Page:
So, given a system prepared in state , and performance of repeated measurements capable of only examining spin-up, we find that the system is never any different than its initial spin-up state. We have no uncertainty that we will measure any difference from spin-up on average, when the system is prepared in the spin-up state.

## Solution: Uncertainty of with respect to

For this second part of the problem, we note that we can write

So the expectation value of with respect to this state is

After repeated preparation of the system in state , the average measurement of the physical quantity associated with operator is zero. In terms of the eigenstates for that operator and we have equal probability of measuring either given this particular initial system state.

For the variance calculation, this reduces our problem to the calculation of , which is

so for 2.22 we have

The average of the absolute magnitude of the physical quantity associated with operator is found to be when repeated measurements are performed given a system initially prepared in state . We saw that the average value for the measurement of that physical quantity itself was zero, showing that we have equal probabilities of measuring either for this experiment. A measurement that would show the system was in the x-direction spin-up or spin-down states would find that these states are equi-probable.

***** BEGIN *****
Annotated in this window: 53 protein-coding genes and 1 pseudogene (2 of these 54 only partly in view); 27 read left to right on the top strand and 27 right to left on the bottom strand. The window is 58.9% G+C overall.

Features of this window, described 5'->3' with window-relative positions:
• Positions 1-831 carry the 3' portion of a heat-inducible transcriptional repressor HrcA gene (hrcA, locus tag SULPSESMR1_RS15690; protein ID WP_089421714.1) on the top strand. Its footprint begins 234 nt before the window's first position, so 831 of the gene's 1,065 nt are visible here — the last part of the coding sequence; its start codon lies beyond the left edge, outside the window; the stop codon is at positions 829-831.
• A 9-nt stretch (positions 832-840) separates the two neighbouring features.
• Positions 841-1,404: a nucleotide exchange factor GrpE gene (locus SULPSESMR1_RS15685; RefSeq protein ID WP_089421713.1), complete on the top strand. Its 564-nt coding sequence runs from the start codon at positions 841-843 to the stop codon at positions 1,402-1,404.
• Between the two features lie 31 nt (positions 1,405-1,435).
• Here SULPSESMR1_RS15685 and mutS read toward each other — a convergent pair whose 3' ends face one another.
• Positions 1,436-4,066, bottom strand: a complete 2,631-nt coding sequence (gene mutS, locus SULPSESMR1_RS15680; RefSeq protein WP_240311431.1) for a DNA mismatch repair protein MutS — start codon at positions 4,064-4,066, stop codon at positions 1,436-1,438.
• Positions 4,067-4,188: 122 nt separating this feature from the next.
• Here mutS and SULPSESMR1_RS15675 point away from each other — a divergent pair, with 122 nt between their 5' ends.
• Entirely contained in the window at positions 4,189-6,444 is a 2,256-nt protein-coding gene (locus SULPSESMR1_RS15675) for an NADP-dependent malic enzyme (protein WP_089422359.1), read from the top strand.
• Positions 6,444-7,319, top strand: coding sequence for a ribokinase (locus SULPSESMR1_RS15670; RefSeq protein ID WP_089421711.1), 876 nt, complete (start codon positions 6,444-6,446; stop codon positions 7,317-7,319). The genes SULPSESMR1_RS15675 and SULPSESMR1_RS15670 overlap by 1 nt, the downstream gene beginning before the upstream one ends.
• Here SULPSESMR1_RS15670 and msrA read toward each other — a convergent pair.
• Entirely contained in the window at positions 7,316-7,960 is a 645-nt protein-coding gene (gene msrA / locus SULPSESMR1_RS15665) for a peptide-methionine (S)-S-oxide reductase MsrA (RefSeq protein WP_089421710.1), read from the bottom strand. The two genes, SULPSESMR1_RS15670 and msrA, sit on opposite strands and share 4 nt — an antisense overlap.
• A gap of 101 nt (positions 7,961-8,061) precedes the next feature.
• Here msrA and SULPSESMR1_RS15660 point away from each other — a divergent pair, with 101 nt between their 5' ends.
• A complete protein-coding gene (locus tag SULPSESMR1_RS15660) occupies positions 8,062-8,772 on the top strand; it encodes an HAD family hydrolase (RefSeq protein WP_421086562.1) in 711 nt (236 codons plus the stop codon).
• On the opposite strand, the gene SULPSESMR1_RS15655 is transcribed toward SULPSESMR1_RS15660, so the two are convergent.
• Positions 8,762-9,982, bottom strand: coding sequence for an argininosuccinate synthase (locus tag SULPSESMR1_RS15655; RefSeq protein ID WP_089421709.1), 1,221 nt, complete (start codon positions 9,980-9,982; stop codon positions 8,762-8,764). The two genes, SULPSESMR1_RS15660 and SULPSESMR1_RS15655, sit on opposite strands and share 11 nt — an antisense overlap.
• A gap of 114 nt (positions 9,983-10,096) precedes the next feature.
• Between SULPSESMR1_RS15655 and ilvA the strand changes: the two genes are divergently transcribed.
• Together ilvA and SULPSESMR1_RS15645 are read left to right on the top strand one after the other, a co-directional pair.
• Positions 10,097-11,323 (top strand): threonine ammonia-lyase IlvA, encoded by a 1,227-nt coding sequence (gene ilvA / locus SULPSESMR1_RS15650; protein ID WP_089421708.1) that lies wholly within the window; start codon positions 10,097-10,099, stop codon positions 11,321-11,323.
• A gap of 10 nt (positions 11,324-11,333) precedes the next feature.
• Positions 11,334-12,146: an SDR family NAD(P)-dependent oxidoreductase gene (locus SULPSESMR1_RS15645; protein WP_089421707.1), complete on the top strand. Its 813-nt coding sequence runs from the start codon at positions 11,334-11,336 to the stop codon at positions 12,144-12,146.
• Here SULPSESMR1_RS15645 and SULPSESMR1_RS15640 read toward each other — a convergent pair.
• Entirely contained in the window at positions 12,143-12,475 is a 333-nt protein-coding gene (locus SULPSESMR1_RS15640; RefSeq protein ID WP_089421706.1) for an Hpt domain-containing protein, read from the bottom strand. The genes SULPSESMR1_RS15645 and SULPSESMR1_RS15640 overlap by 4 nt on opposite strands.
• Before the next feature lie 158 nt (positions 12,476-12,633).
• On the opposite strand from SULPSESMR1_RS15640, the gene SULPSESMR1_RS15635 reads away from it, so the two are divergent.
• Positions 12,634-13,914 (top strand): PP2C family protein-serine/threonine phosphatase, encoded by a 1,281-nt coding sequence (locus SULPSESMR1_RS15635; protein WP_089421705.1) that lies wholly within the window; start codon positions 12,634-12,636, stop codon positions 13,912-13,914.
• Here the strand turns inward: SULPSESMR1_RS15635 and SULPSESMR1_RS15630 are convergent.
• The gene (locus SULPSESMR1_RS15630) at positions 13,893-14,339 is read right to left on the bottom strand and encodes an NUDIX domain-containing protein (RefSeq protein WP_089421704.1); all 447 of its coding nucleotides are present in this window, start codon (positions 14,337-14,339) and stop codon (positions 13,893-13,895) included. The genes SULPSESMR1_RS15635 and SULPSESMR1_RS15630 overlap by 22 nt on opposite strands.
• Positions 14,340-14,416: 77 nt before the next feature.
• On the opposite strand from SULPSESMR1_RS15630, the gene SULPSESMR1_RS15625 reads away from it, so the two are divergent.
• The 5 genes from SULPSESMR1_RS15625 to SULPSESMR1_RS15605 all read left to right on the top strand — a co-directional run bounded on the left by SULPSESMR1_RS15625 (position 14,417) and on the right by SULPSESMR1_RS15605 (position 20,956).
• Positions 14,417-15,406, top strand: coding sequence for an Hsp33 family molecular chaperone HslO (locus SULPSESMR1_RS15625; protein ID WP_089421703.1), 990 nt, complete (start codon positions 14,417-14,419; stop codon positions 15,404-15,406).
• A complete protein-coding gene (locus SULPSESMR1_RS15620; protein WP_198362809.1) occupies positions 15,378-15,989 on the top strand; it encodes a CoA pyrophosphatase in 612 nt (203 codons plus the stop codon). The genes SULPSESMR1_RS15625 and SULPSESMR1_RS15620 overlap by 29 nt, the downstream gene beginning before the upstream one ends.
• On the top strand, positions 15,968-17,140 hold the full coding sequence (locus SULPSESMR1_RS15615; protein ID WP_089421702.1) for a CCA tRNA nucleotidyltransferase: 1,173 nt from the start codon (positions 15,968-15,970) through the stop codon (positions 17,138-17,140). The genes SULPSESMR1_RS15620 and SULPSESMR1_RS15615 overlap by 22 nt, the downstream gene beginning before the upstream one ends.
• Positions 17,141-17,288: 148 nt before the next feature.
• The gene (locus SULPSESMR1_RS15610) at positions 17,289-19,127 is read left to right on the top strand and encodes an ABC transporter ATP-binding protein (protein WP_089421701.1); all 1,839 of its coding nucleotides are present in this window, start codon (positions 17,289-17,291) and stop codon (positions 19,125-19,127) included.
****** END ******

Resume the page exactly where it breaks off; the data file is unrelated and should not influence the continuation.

# Grading comments.

I lost one mark on the group velocity response. Instead of 3.23 he wanted

since peaks at .

I’ll have to go back and think about that a bit, because I’m unsure of the last bits of the reasoning there.

I also lost 0.5 and 0.25 (twice) because I didn’t explicitly state that the probability that the particle is at , a specific single point, is zero. I thought that was obvious and didn’t have to be stated, but it appears expressing this explicitly is what he was looking for.

Curiously, one thing that I didn’t loose marks on was, the wrong answer for the probability per unit length. What he was actually asking for was the following

That’s a whole lot more sensible seeming quantity to calculate than what I did, but I don’t think that I can be faulted too much since the phrase was never used in the text nor in the lectures.